Going back the other way on University, we have Von Cramm Hall (I’ll hit Chi Psi at a later date). The co-op was founded in 1956 by an endowment from Thomas Gilchrist, in memory of his friend Baron Von Cramm. a Nazi German military officer who died trying to stop the Soviet retreat in 1941[8]. It is also the largest co-op, at 32 members. The house became open to women in the 1970s, and has a very strong leftist bent (Redbud Woods…). The house itself was built in 1955, standing on the property of one of the trio of homes owned by Robert Treman. The house, more of the textbook-style tudor, burned in 1944 [9].

Sigma Nu’s house is tucked way at the end of Willard Way. The house dates from about 1910. The house is one of the more obscure ones to try and locate, but it has fantastic views of the West Hill in the town of Ithaca. Sigma Nu Cornell, founded in 1901, is a fraternity with a strong athletic presence.

Missed it the first time, not the second time. Sigma Phi Epsilon’s house on McGraw Place. The house was built in 1965 [10], replacing their former house at 112 Edgemoor Lane. After Sig Ep was gone in 2004 (google it, rumor mill had a field day with that one), ATO occupied the house, and Delta Chi shared it with them when they were rechaptered in 2006-07.

The Kahin Center is the second of the Treman trio. It was remodeled in 1945 as a lodge and as a communication arts center in 1970 [11]. It also mirrored the first house that burned in 1944.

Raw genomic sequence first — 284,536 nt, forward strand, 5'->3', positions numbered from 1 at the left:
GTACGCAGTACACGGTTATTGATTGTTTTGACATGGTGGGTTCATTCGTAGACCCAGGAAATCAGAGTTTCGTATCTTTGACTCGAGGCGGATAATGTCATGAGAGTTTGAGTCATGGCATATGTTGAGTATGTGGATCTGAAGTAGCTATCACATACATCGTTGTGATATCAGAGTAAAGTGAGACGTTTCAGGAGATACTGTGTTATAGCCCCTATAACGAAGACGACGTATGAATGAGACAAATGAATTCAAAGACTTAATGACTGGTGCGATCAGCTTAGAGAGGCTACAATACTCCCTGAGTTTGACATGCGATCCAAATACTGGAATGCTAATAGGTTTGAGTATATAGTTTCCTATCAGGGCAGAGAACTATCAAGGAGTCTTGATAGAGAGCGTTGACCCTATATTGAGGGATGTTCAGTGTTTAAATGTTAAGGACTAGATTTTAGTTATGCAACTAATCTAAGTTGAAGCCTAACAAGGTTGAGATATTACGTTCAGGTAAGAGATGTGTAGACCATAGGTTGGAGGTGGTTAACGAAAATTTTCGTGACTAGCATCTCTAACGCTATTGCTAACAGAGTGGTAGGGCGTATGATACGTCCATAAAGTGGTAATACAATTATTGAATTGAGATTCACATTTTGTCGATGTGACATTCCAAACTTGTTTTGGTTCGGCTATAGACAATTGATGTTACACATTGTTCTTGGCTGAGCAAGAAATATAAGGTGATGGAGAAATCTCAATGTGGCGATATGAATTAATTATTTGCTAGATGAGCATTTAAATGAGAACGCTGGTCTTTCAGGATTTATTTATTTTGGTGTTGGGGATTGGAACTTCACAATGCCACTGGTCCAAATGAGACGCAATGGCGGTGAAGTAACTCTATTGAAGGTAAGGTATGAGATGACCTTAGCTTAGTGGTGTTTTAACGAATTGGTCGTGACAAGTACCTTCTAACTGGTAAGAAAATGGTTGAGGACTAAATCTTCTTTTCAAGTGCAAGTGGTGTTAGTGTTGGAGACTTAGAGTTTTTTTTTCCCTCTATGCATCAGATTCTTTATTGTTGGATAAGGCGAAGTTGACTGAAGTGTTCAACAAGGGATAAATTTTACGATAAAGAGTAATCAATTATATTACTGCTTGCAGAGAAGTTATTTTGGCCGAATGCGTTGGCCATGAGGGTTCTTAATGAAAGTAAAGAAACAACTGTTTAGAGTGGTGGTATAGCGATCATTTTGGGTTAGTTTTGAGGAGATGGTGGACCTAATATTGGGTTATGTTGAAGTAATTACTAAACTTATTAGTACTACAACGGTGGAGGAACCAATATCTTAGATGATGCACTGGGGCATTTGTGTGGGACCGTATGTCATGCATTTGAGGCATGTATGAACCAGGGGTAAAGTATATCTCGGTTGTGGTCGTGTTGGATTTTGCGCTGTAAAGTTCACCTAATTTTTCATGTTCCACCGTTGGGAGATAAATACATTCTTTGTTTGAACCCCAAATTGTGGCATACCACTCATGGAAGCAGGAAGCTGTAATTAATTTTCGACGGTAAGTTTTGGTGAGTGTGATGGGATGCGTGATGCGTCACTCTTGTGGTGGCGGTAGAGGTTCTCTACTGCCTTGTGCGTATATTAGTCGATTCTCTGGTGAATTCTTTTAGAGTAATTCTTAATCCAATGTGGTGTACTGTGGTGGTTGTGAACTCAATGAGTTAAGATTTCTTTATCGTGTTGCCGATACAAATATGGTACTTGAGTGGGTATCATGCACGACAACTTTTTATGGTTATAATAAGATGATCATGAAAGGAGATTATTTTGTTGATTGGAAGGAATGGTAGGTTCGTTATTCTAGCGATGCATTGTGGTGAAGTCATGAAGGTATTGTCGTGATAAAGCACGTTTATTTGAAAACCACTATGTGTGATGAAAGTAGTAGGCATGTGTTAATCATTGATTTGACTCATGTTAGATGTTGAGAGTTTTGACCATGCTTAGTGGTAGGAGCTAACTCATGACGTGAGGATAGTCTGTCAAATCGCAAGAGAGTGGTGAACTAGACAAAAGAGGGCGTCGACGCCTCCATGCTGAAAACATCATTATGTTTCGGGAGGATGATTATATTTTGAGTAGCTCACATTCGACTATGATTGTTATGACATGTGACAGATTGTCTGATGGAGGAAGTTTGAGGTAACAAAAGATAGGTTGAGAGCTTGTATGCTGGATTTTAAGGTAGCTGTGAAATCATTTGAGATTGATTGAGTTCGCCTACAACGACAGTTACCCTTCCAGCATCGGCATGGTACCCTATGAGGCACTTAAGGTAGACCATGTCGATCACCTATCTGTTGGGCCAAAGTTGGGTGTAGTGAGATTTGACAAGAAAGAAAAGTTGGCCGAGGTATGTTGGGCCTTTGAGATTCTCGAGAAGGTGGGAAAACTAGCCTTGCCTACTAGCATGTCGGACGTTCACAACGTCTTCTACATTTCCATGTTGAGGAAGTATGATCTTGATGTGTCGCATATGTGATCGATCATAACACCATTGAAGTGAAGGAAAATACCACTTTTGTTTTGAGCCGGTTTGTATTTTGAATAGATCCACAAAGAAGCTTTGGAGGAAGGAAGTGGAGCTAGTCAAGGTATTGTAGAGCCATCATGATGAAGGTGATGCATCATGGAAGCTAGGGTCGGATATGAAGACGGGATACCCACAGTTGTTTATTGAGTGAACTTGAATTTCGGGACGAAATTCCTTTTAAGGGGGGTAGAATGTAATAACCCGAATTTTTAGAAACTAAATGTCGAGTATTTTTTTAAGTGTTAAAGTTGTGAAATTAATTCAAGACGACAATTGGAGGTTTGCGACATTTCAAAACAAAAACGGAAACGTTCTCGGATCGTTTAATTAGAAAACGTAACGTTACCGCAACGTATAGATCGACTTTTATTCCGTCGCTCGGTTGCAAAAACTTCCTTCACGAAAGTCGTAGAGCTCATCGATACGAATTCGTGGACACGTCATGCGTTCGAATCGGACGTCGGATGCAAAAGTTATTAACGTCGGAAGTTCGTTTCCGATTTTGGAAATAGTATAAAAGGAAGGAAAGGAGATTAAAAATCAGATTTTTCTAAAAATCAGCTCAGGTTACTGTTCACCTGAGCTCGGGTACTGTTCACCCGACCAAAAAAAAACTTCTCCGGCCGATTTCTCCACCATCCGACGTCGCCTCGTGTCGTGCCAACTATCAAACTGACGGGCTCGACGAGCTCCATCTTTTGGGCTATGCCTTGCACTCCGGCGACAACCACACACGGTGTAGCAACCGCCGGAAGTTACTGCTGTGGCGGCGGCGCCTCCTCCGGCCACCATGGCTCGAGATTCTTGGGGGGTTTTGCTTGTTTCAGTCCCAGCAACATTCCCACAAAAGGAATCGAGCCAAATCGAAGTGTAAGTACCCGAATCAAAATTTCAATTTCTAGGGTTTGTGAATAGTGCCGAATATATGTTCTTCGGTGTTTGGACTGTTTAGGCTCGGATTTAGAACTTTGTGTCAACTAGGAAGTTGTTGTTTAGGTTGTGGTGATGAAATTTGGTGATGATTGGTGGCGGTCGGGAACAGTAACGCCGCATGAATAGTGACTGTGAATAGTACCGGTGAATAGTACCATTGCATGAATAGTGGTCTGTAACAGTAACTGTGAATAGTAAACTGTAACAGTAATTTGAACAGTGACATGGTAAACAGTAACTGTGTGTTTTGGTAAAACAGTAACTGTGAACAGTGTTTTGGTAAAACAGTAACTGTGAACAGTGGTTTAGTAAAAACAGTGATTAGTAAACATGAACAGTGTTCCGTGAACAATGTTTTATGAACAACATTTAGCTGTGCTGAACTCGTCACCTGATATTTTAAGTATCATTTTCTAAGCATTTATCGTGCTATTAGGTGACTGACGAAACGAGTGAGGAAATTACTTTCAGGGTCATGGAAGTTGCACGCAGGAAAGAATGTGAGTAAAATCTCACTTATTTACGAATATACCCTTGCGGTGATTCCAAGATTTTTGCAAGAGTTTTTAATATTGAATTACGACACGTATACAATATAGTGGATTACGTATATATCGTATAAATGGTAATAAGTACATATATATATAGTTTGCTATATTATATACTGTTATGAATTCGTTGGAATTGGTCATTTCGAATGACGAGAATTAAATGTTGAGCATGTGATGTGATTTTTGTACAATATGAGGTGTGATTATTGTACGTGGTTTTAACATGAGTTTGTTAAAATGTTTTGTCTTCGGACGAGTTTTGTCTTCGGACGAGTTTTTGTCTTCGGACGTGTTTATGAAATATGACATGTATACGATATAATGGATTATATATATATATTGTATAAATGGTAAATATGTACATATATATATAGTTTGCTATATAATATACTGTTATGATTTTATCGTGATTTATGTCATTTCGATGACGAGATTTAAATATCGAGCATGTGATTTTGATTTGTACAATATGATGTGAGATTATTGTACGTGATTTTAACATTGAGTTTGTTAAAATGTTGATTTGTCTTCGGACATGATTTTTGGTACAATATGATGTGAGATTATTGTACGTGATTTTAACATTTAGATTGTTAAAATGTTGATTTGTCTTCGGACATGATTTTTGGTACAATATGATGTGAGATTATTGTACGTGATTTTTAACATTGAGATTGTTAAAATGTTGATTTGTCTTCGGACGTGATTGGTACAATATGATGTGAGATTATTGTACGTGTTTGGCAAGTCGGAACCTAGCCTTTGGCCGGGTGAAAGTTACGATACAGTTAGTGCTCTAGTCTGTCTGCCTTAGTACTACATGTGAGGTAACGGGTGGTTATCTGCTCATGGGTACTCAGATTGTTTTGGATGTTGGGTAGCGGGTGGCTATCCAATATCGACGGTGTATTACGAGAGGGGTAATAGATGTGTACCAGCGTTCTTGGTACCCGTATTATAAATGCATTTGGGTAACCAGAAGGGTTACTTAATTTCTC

The last of the trio is 660 Stewart Avenue, built about 1902 as the home of Elizabeth Treman and her husband Mynderse Van Cleef [11b]. The house of Zeta Psi for a few decades ending in 1969, the house is currently a 27-person co-op. Unlike most co-ops, this one does not have a meal plan [12].

This was really cool, since it has polished wood and it provided shelter from a sudden rainstorm. “The Chapel for Prayer and Meditation”. And what a nice little chapel it is. On the outside was the posting for a service to Mahatma Gandhi on 9/11/07. And the other events that have happened on 9/11.

And it had a great view. And this is where I’ll leave off for now.










[10] http://www.rso.cornell.edu/sigep/History.html